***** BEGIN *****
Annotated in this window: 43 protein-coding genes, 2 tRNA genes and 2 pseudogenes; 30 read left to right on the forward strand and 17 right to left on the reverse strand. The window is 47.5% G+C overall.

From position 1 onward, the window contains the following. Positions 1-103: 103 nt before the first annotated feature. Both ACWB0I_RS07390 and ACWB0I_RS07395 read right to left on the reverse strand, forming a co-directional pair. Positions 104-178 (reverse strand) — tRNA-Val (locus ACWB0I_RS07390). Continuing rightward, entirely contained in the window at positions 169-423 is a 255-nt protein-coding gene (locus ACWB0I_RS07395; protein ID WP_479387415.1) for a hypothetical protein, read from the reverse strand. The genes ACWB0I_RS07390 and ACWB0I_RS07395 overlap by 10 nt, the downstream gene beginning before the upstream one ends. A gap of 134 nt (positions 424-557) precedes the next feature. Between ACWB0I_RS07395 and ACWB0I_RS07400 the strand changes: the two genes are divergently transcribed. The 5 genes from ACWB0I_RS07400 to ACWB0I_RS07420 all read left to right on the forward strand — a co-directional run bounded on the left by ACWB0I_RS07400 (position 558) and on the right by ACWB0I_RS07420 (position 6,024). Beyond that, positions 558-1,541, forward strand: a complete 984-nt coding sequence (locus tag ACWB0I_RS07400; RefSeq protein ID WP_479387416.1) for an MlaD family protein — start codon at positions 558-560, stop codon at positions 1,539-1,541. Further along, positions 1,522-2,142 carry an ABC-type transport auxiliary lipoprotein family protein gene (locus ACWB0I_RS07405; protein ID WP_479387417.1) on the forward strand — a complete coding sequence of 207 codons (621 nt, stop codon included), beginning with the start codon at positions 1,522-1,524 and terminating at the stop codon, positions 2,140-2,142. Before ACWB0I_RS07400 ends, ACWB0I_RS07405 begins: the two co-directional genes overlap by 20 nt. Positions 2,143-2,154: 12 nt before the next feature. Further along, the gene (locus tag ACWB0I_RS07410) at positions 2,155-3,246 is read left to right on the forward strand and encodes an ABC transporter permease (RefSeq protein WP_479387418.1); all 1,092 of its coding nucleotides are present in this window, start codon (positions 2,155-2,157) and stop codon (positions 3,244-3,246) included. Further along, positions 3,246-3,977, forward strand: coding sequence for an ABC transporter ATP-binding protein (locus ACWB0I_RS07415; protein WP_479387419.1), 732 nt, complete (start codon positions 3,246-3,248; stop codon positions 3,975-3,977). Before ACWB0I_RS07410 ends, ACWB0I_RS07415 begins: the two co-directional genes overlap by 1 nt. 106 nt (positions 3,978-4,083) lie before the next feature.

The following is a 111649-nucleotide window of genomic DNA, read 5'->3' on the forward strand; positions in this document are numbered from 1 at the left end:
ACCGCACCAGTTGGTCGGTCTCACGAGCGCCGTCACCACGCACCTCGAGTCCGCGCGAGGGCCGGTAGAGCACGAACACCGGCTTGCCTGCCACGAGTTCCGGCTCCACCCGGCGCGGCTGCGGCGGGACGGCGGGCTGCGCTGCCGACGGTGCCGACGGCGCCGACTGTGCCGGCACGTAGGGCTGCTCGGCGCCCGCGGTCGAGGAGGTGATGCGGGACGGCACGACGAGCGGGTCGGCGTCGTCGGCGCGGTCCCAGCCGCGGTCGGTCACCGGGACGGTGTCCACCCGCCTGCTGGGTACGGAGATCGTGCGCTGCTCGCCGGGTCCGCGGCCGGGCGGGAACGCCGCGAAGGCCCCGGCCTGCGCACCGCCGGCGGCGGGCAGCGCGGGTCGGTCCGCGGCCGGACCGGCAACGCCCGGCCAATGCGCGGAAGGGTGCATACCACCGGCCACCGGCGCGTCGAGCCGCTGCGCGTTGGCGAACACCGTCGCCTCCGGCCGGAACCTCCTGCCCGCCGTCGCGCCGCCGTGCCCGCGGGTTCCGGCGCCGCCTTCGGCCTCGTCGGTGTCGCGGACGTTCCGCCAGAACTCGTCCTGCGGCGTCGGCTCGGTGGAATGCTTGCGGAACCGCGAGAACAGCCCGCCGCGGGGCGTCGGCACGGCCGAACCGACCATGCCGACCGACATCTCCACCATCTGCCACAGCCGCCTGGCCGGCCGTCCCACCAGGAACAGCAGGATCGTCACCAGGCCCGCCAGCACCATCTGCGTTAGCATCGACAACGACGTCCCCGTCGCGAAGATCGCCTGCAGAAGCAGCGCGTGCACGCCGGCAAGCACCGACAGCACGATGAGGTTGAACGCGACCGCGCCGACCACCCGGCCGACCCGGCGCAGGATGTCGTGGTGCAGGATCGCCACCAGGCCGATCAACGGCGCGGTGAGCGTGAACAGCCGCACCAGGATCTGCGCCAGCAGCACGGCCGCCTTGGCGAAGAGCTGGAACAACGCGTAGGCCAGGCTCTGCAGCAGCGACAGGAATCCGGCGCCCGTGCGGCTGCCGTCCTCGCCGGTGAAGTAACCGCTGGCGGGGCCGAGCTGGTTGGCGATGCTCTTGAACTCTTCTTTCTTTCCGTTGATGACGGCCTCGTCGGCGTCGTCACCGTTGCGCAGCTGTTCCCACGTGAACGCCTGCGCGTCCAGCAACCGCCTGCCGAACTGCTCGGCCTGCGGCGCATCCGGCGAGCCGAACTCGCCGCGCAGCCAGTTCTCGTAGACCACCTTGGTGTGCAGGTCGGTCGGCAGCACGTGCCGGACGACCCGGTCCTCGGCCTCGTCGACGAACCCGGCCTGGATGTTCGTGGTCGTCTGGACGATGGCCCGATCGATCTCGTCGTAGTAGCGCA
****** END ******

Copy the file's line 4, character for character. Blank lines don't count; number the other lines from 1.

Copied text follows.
ACCGCACCAGTTGGTCGGTCTCACGAGCGCCGTCACCACGCACCTCGAGTCCGCGCGAGGGCCGGTAGAGCACGAACACCGGCTTGCCTGCCACGAGTTCCGGCTCCACCCGGCGCGGCTGCGGCGGGACGGCGGGCTGCGCTGCCGACGGTGCCGACGGCGCCGACTGTGCCGGCACGTAGGGCTGCTCGGCGCCCGCGGTCGAGGAGGTGATGCGGGACGGCACGACGAGCGGGTCGGCGTCGTCGGCGCGGTCCCAGCCGCGGTCGGTCACCGGGACGGTGTCCACCCGCCTGCTGGGTACGGAGATCGTGCGCTGCTCGCCGGGTCCGCGGCCGGGCGGGAACGCCGCGAAGGCCCCGGCCTGCGCACCGCCGGCGGCGGGCAGCGCGGGTCGGTCCGCGGCCGGACCGGCAACGCCCGGCCAATGCGCGGAAGGGTGCATACCACCGGCCACCGGCGCGTCGAGCCGCTGCGCGTTGGCGAACACCGTCGCCTCCGGCCGGAACCTCCTGCCCGCCGTCGCGCCGCCGTGCCCGCGGGTTCCGGCGCCGCCTTCGGCCTCGTCGGTGTCGCGGACGTTCCGCCAGAACTCGTCCTGCGGCGTCGGCTCGGTGGAATGCTTGCGGAACCGCGAGAACAGCCCGCCGCGGGGCGTCGGCACGGCCGAACCGACCATGCCGACCGACATCTCCACCATCTGCCACAGCCGCCTGGCCGGCCGTCCCACCAGGAACAGCAGGATCGTCACCAGGCCCGCCAGCACCATCTGCGTTAGCATCGACAACGACGTCCCCGTCGCGAAGATCGCCTGCAGAAGCAGCGCGTGCACGCCGGCAAGCACCGACAGCACGATGAGGTTGAACGCGACCGCGCCGACCACCCGGCCGACCCGGCGCAGGATGTCGTGGTGCAGGATCGCCACCAGGCCGATCAACGGCGCGGTGAGCGTGAACAGCCGCACCAGGATCTGCGCCAGCAGCACGGCCGCCTTGGCGAAGAGCTGGAACAACGCGTAGGCCAGGCTCTGCAGCAGCGACAGGAATCCGGCGCCCGTGCGGCTGCCGTCCTCGCCGGTGAAGTAACCGCTGGCGGGGCCGAGCTGGTTGGCGATGCTCTTGAACTCTTCTTTCTTTCCGTTGATGACGGCCTCGTCGGCGTCGTCACCGTTGCGCAGCTGTTCCCACGTGAACGCCTGCGCGTCCAGCAACCGCCTGCCGAACTGCTCGGCCTGCGGCGCATCCGGCGAGCCGAACTCGCCGCGCAGCCAGTTCTCGTAGACCACCTTGGTGTGCAGGTCGGTCGGCAGCACGTGCCGGACGACCCGGTCCTCGGCCTCGTCGACGAACCCGGCCTGGATGTTCGTGGTCGTCTGGACGATGGCCCGATCGATCTCGTCGTAGTAGCGCA